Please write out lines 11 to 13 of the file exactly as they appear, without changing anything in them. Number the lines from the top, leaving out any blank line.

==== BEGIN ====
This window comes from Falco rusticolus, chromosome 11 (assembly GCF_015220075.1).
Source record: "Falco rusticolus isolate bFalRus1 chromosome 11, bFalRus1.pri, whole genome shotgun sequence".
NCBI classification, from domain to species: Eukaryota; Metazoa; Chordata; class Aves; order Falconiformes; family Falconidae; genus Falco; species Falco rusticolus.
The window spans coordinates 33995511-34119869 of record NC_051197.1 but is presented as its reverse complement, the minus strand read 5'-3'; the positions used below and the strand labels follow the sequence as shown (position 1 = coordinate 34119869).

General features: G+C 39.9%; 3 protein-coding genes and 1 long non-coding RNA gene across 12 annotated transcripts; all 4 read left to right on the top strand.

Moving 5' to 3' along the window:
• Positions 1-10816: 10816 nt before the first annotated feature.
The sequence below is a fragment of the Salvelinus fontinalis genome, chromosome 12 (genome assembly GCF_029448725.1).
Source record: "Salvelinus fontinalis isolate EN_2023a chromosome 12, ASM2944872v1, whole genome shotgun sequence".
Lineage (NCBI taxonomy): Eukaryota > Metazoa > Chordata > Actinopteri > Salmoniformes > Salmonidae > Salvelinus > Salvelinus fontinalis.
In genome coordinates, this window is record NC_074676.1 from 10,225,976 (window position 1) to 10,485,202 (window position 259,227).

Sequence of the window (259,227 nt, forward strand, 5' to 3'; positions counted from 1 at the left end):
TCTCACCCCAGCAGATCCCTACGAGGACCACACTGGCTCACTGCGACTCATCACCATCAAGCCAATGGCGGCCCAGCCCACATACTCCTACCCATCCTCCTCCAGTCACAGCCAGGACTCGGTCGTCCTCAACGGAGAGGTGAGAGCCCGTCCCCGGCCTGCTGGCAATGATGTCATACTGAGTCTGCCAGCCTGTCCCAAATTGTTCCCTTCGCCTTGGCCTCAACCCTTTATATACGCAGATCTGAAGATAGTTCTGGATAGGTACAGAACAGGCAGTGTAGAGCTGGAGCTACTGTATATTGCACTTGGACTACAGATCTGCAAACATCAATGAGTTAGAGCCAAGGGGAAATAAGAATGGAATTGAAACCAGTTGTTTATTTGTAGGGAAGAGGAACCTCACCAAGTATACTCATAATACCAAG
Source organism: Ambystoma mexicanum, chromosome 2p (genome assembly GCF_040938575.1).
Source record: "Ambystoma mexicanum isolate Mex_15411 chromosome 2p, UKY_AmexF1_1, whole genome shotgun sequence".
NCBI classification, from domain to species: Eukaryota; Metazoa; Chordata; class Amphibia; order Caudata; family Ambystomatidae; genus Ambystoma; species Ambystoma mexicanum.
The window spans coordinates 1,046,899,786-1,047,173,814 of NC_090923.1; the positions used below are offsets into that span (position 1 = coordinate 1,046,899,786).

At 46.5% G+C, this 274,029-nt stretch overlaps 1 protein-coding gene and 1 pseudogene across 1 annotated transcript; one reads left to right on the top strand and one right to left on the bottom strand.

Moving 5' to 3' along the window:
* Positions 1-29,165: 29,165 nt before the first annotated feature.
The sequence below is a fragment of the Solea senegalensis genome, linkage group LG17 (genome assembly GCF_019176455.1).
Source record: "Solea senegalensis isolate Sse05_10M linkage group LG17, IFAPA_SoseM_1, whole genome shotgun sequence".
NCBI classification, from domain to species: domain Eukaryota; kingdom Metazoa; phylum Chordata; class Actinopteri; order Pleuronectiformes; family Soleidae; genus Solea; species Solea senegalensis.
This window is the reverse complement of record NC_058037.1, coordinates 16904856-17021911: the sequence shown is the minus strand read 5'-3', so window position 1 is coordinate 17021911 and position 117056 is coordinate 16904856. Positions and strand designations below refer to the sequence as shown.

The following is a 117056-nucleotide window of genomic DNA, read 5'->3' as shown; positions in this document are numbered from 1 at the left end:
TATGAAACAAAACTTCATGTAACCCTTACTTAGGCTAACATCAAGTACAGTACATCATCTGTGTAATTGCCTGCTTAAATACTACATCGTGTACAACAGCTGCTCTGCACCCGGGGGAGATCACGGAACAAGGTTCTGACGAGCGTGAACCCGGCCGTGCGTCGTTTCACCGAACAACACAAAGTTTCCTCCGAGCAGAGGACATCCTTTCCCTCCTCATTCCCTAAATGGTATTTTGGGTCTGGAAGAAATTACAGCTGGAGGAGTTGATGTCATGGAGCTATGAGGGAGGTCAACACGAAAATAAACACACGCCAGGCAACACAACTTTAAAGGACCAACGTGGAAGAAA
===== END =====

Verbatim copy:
In genome coordinates, this window is record NC_074676.1 from 10,225,976 (window position 1) to 10,485,202 (window position 259,227).

Sequence of the window (259,227 nt, forward strand, 5' to 3'; positions counted from 1 at the left end):
TCTCACCCCAGCAGATCCCTACGAGGACCACACTGGCTCACTGCGACTCATCACCATCAAGCCAATGGCGGCCCAGCCCACATACTCCTACCCATCCTCCTCCAGTCACAGCCAGGACTCGGTCGTCCTCAACGGAGAGGTGAGAGCCCGTCCCCGGCCTGCTGGCAATGATGTCATACTGAGTCTGCCAGCCTGTCCCAAATTGTTCCCTTCGCCTTGGCCTCAACCCTTTATATACGCAGATCTGAAGATAGTTCTGGATAGGTACAGAACAGGCAGTGTAGAGCTGGAGCTACTGTATATTGCACTTGGACTACAGATCTGCAAACATCAATGAGTTAGAGCCAAGGGGAAATAAGAATGGAATTGAAACCAGTTGTTTATTTGTAGGGAAGAGGAACCTCACCAAGTATACTCATAATACCAAG